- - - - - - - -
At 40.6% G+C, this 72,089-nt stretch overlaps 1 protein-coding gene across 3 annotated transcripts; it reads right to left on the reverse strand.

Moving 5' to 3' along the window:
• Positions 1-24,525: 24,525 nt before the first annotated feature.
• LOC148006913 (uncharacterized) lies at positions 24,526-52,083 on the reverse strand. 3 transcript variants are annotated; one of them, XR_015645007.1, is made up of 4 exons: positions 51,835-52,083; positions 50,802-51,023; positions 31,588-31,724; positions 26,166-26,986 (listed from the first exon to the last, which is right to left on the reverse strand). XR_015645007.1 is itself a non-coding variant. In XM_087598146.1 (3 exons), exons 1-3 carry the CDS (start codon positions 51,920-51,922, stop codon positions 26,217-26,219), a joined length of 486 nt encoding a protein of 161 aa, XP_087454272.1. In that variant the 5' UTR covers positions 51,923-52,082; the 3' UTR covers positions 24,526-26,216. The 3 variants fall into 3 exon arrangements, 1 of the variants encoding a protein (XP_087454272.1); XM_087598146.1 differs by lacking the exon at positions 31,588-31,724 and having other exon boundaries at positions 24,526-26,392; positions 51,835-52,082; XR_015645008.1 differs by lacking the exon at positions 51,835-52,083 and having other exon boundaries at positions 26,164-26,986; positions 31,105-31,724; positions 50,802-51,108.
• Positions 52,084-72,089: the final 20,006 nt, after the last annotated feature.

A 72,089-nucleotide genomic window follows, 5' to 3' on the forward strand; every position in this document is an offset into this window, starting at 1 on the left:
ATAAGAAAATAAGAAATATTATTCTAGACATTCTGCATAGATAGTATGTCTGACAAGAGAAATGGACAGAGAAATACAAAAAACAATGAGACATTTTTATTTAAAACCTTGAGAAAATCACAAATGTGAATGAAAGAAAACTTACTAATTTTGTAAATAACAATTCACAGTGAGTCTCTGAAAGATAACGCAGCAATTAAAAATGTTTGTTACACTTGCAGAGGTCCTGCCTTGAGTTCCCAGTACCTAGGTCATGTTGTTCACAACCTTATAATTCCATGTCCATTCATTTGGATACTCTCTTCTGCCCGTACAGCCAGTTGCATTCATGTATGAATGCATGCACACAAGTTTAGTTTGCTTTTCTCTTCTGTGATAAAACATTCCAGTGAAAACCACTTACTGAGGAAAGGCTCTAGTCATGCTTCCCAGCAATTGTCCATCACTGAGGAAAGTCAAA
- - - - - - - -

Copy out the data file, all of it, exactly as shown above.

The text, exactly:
At 40.6% G+C, this 72,089-nt stretch overlaps 1 protein-coding gene across 3 annotated transcripts; it reads right to left on the reverse strand.

Moving 5' to 3' along the window:
• Positions 1-24,525: 24,525 nt before the first annotated feature.
• LOC148006913 (uncharacterized) lies at positions 24,526-52,083 on the reverse strand. 3 transcript variants are annotated; one of them, XR_015645007.1, is made up of 4 exons: positions 51,835-52,083; positions 50,802-51,023; positions 31,588-31,724; positions 26,166-26,986 (listed from the first exon to the last, which is right to left on the reverse strand). XR_015645007.1 is itself a non-coding variant. In XM_087598146.1 (3 exons), exons 1-3 carry the CDS (start codon positions 51,920-51,922, stop codon positions 26,217-26,219), a joined length of 486 nt encoding a protein of 161 aa, XP_087454272.1. In that variant the 5' UTR covers positions 51,923-52,082; the 3' UTR covers positions 24,526-26,216. The 3 variants fall into 3 exon arrangements, 1 of the variants encoding a protein (XP_087454272.1); XM_087598146.1 differs by lacking the exon at positions 31,588-31,724 and having other exon boundaries at positions 24,526-26,392; positions 51,835-52,082; XR_015645008.1 differs by lacking the exon at positions 51,835-52,083 and having other exon boundaries at positions 26,164-26,986; positions 31,105-31,724; positions 50,802-51,108.
• Positions 52,084-72,089: the final 20,006 nt, after the last annotated feature.

A 72,089-nucleotide genomic window follows, 5' to 3' on the forward strand; every position in this document is an offset into this window, starting at 1 on the left:
ATAAGAAAATAAGAAATATTATTCTAGACATTCTGCATAGATAGTATGTCTGACAAGAGAAATGGACAGAGAAATACAAAAAACAATGAGACATTTTTATTTAAAACCTTGAGAAAATCACAAATGTGAATGAAAGAAAACTTACTAATTTTGTAAATAACAATTCACAGTGAGTCTCTGAAAGATAACGCAGCAATTAAAAATGTTTGTTACACTTGCAGAGGTCCTGCCTTGAGTTCCCAGTACCTAGGTCATGTTGTTCACAACCTTATAATTCCATGTCCATTCATTTGGATACTCTCTTCTGCCCGTACAGCCAGTTGCATTCATGTATGAATGCATGCACACAAGTTTAGTTTGCTTTTCTCTTCTGTGATAAAACATTCCAGTGAAAACCACTTACTGAGGAAAGGCTCTAGTCATGCTTCCCAGCAATTGTCCATCACTGAGGAAAGTCAAA